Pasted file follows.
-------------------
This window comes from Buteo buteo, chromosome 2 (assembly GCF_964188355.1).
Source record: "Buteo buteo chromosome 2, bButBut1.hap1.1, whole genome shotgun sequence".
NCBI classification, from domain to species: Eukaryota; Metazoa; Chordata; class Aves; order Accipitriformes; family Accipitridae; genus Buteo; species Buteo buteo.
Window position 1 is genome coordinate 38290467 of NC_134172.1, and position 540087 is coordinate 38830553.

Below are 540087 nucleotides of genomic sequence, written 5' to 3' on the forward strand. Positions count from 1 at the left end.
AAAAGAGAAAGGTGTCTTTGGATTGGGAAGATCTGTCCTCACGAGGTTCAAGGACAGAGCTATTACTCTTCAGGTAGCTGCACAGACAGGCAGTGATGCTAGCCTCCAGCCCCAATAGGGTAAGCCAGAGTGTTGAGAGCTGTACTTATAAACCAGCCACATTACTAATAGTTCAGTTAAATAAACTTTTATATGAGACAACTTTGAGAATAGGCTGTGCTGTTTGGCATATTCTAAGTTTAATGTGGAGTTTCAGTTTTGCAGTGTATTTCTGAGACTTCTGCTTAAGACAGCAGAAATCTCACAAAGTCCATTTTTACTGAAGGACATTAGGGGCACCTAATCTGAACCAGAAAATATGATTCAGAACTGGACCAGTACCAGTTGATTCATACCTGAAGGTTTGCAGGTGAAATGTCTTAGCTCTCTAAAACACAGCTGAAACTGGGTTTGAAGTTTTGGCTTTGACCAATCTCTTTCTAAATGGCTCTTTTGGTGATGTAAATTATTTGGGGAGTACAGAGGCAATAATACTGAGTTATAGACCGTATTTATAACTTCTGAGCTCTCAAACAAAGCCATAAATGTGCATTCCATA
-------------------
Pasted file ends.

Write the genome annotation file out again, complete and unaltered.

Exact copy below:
This window comes from Buteo buteo, chromosome 2 (assembly GCF_964188355.1).
Source record: "Buteo buteo chromosome 2, bButBut1.hap1.1, whole genome shotgun sequence".
NCBI classification, from domain to species: Eukaryota; Metazoa; Chordata; class Aves; order Accipitriformes; family Accipitridae; genus Buteo; species Buteo buteo.
Window position 1 is genome coordinate 38290467 of NC_134172.1, and position 540087 is coordinate 38830553.

Below are 540087 nucleotides of genomic sequence, written 5' to 3' on the forward strand. Positions count from 1 at the left end.
AAAAGAGAAAGGTGTCTTTGGATTGGGAAGATCTGTCCTCACGAGGTTCAAGGACAGAGCTATTACTCTTCAGGTAGCTGCACAGACAGGCAGTGATGCTAGCCTCCAGCCCCAATAGGGTAAGCCAGAGTGTTGAGAGCTGTACTTATAAACCAGCCACATTACTAATAGTTCAGTTAAATAAACTTTTATATGAGACAACTTTGAGAATAGGCTGTGCTGTTTGGCATATTCTAAGTTTAATGTGGAGTTTCAGTTTTGCAGTGTATTTCTGAGACTTCTGCTTAAGACAGCAGAAATCTCACAAAGTCCATTTTTACTGAAGGACATTAGGGGCACCTAATCTGAACCAGAAAATATGATTCAGAACTGGACCAGTACCAGTTGATTCATACCTGAAGGTTTGCAGGTGAAATGTCTTAGCTCTCTAAAACACAGCTGAAACTGGGTTTGAAGTTTTGGCTTTGACCAATCTCTTTCTAAATGGCTCTTTTGGTGATGTAAATTATTTGGGGAGTACAGAGGCAATAATACTGAGTTATAGACCGTATTTATAACTTCTGAGCTCTCAAACAAAGCCATAAATGTGCATTCCATA